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Reservoir Habitat Enhancement Program

Preparing to install fish habitat

The Reservoir Habitat Enhancement Program, which started in 2016, improves and enhances habitat through the placement of structures, shoreline stabilization, and dredging.

In some reservoirs, existing aquatic habitat has deteriorated. Other reservoirs may have been lacking in habitat since their construction due to water quality, water level fluctuations, or other issues.

Vegetation on boat

Reservoir habitat program steps

  1. Use sonar to map reservoir water depths (bathymetry) and vegetation to determine amount of available habitat.
  2. Rank reservoirs based on habitat availability.
  3. Select one to two reservoirs each year as project lakes.
  4. Work with agencies and partners to develop a Habitat Enhancement Plan for the project lake.
  5. Use techniques to improve fish habitat through placement of artificial structures, vegetation planting, shoreline stabilization, or dredging.

Some commonly used structures

  • Rock Piles

    fish structure

    Purpose

    • Provide feeding habitat for aquatic insects, crustaceans, and bait fish.
    • Attract fish to forage for food or reproduction.

    Construction

    • Rock or concrete piles between 1 and 3 cubic yards (less than 2.5 tons).
    • Typically 20 1-ton humps per acre.
  • Trees

    fish structure

    Purpose

    • Attract fish for reproduction, food, and cover in shallow areas.

    Construction

    • Hinge cut large, spreading complex branches.
    • Trees that naturally fall into the lake.
  • Brush Piles, Log Piles, Christmas Trees, Stumps

    fish structure

    Purpose

    • Provide protection from predators in shallow water.
    • Hardwood and cedar piles may help attract black bass, crappies, and juvenile sunfish.

    Construction

    • Cluster of trees secured with concrete block.
    • Hardwoods like oaks last longer, but are more likely to snag lures.
    • Small fish prefer dense cover such as cedar, while large fish tend to congregate around less-dense trees like oaks
  • Pallet Structures

    fish structure

    Purpose

    • Provide cover for fish in deep water.

    Construction

    • Five standard-size pallets joined with deck screws.
    • Anchored with concrete blocks inside the structure.
    • Density is approximately 20 per acre.
  • Pennsylvania Porcupine Cribs

    fish structure

    Purpose

    • Provide cover for fish in deep or shallow water.

    Construction

    • Made of rough-cut green (fresh cut) hemlock or popular stacked in a pyramid shape.
    • Can be made tall (about 4 feet or short about 3 feet depending on depth of placement.
    • Anchored with concrete blocks inside the structure.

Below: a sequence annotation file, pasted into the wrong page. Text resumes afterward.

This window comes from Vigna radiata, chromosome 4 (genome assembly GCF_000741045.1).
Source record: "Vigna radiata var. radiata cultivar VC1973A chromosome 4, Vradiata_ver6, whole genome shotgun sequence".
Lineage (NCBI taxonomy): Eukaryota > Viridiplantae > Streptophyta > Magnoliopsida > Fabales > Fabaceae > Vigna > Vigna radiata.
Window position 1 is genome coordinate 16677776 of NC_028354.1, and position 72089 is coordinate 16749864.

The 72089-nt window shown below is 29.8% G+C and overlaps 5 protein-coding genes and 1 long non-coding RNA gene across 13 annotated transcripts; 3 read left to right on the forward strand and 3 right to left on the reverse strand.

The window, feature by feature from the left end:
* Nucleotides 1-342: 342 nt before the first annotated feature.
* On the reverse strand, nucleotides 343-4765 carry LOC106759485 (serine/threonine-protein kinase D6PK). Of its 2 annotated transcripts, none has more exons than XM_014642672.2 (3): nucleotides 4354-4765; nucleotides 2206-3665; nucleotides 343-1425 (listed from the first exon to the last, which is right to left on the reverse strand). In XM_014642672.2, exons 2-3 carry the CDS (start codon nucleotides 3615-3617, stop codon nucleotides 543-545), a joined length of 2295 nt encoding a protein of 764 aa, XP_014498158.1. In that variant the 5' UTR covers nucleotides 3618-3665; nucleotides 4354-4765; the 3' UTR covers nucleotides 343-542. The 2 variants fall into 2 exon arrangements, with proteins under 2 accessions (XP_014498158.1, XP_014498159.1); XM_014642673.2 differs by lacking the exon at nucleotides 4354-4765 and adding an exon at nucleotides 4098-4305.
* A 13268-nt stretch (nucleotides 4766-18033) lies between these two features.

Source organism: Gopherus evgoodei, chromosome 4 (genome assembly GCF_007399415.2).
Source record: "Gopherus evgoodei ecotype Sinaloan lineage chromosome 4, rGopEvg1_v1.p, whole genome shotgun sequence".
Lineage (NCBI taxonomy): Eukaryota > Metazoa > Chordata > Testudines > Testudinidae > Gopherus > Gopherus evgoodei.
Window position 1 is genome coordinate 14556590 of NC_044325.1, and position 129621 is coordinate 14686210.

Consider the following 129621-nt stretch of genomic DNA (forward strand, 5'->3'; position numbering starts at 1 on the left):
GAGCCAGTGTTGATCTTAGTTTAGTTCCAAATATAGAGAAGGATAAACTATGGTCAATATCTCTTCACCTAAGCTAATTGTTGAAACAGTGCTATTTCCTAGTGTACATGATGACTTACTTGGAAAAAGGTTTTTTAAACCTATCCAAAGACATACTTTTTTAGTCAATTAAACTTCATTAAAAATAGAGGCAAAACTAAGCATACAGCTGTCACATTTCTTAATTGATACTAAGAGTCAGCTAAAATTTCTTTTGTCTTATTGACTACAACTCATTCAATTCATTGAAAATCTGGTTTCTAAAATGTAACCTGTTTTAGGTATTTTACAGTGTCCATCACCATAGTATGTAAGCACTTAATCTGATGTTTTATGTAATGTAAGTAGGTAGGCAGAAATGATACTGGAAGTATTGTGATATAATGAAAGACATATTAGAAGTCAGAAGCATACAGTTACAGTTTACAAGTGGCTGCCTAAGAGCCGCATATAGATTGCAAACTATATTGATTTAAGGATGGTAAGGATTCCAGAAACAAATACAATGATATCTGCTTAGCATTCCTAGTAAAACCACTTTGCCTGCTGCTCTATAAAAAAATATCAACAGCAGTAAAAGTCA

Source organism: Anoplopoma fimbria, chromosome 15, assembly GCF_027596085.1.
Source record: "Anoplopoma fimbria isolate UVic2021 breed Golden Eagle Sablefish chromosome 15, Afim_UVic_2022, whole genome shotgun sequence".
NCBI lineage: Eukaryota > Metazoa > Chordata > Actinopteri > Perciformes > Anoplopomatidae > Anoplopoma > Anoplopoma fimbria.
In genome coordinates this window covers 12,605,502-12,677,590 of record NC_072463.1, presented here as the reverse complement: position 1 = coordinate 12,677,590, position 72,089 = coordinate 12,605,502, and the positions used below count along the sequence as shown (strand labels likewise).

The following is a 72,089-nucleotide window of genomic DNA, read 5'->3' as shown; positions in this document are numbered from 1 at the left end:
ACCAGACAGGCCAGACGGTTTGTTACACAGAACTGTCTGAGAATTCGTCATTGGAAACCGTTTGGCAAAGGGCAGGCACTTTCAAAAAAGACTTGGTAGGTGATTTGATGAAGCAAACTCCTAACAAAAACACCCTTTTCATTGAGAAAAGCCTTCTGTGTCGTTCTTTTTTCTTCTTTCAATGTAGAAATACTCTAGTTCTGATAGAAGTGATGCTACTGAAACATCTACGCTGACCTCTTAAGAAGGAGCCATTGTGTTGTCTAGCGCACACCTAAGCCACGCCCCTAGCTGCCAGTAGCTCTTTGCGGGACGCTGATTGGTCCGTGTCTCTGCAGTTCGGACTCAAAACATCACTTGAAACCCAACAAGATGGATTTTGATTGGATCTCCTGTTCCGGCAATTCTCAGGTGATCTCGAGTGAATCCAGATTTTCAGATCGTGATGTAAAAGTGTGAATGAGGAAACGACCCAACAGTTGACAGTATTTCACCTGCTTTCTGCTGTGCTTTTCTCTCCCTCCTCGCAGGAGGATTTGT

• Density is approximately 20 per acre.
  • Hoosier Cubes

    fish structure

    Purpose

    • Structure collects periphyton, which is a mix of algae, fungi, and bacteria that is appealing to insects and fish.

    Construction

    • Generally cubes are made of PVC and 3 feet tall, 4 feet wide, and 4 feet deep.
    • Sections of 4-inch diameter corrugated drain pipe are attached to cube with zip ties.
    • Density is 20 cubes per acre.
    • Note: When building Hoosier cubes, PVC rated for drinking water and HDPE-rated corrugated drainage tile are used. These are not known to leach into the water and therefore are unlikely to be detrimental to the environment.
  • Stake Beds

    fish structure

    Purpose

    • Provide a simple local habitat for aquatic invertebrates that many fish eat.
    • Mimic natural brush/vegetation clumps fish prefer for cover.

    Construction

    • Agricultural fence posts or smaller stakes driven into the lake bottom.
    • Placed in 3–4 foot depths at slight angles to the water surface.
  • Pennsylvania Bass Nesting Platforms (Bass Platforms)

    Bass Nesting Platform

    Purpose

    • Provides reproduction, nesting, and nursery habitat for largemouth bass.
    • Provides shallow-water (less than 10 feet) cover for largemouth bass.

    Construction

    • Wide plank green (fresh cut) hemlock or poplar laid on top of a short board pyramid.
    • Anchor with eight concrete blocks.
    • Five to 10 nesting structures at one site in alternating rows at depths of 5–10 fee
    • Typical density is 10 structures per acre.

Planting vegetation

Projects

Habitat Map Thumbnail

Since 2016, more than 10 different habitat-enhancement projects have been conducted across Indiana. The interactive map below provides locations, habitat structure type, and date of installation for DNR habitat-enhancement projects. Every attempt has been made to provide accurate information about structure placement; however, due to a wide range of factors, the content accuracy or completeness of this product is not guaranteed and is therefore intended for reference purposes only.

Contact

Sandy Clark-Kolaks, south region fisheries research biologist
Email: sclark-kolaks@dnr.IN.gov
Phone: 812-287-8300

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